The Ministry of Energy (MoE) has started making preparations to hold power trade talks with India, which could lead to the signing of a deal that would allow the two neighbouring countries to officially purchase and sell electricity.
The ministry started making preparations for the meeting upon receiving an invitation from the Indian government. “The Indian Ministry of Power has officially sent us an invitation to begin negotiations on the power trade deal. We are currently doing our homework. Once this is complete, we will propose a date for the meeting,” MoE Joint Secretary Keshab Dhoj Adhikari said.
Earlier, when Indian Prime Minister Narendra Modi had visited Nepal, the two countries, in a joint statement, had stated that the Power Trade Agreement would be signed within 45 days. “Since premiers of both countries have given us a deadline, we are working on meeting it,” Adhikari said.
However, this is not the first time that the MoE has received invitation from India for power trade talks.
Earlier this year, the Indian side had proposed to hold a meeting on July 21-22, in New Delhi, to pave the way for signing of a power trade deal.
In this regard, a delegation led by Energy Secretary Rajendra Kishore Kshatri was supposed to leave for the Indian capital on July 20. But citing absence of Prime Minister Sushil Koirala in the country, the Cabinet, which was then headed by Deputy Premier Bam Dev Gautam, did not give clearance for the visit. The Nepali delegation then had to cancel the trip in the last hour.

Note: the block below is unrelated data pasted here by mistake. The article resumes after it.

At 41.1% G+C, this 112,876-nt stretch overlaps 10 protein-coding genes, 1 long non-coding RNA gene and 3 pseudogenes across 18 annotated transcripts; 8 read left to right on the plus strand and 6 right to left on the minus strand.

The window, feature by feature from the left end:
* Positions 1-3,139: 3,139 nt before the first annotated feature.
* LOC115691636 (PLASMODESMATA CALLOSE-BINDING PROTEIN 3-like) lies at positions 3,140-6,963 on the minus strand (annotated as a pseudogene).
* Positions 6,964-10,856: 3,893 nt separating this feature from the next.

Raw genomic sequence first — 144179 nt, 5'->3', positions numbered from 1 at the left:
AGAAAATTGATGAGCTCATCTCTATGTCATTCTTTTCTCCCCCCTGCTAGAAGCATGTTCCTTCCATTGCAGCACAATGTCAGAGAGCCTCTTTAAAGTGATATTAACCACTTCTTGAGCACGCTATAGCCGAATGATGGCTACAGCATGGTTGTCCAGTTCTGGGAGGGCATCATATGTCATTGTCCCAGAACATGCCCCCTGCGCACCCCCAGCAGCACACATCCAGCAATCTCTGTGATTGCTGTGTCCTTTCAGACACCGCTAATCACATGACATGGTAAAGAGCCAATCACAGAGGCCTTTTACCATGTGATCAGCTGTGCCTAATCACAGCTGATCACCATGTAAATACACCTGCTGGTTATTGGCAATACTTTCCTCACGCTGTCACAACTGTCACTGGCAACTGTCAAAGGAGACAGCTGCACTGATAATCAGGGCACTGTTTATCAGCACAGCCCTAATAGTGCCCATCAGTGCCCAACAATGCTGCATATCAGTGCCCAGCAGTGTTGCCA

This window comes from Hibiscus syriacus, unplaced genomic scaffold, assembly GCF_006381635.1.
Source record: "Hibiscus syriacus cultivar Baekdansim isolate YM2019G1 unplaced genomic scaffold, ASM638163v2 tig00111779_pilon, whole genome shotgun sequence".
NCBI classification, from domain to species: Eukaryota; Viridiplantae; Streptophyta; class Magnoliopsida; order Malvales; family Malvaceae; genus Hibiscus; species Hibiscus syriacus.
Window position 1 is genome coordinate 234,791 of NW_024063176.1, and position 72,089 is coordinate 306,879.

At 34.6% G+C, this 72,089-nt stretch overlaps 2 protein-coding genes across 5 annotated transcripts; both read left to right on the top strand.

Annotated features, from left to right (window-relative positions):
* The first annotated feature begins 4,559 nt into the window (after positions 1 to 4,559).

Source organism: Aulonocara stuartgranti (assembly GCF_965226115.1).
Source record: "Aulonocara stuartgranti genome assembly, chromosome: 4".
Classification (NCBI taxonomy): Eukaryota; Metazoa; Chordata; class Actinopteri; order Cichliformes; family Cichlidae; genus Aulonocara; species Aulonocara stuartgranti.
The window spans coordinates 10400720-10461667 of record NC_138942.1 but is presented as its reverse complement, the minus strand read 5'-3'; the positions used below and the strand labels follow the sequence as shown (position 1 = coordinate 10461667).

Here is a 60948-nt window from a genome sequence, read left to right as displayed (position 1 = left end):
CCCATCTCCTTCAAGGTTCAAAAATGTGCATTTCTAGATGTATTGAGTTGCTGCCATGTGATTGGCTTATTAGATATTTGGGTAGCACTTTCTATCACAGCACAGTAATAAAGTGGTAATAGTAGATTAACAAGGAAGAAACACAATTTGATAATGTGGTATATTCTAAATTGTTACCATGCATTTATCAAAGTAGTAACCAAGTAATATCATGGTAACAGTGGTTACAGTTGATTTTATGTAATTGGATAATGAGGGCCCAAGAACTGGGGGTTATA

The Cabinet at that time did not give permission to the Nepali delegation, as the draft of the power trade agreement forwarded by India had raised some eyebrows here, with many politicians claiming signing of the pact would give sole authority to Indian government or companies to build hydroelectric projects in Nepal.
Following that controversy, a three-party panel comprising Finance Minister and leader of Nepali Congress Ram Sharan Mahat, CPN-UML’s Bhim Rawal and Unified CPN-Maoist’s Narayan Kaji Shrestha was given the responsibility of finalising the draft of the power trade agreement.
The draft, prepared with the support of MoE officials, was then forwarded to India on August 1.
In the draft of the power trade agreement prepared by the panel, Nepal had proposed to focus solely on power trading and building cross-border transmission lines to import and export power, without touching upon the issue of power generation.
The panel had also changed the name of the agreement from ‘Agreement between India and Nepal on Cooperation in Power Sector’ — as proposed by India — to ‘Nepal-India Electric Power Trade and Cross Border Transmission Interconnection’.
The draft agreement also included a provision on establishing sub-regional grid connectivity, which would allow Nepal to export power to countries other than India, like Bangladesh.
“We are yet to hear the views of the Indian side on the draft of the power trade deal that we forwarded. Instead, we have received an invitation to visit India,” Adhikari said. “Hopefully, all the contentious issues will be discussed during the meeting.”
Source : The Himalayan Times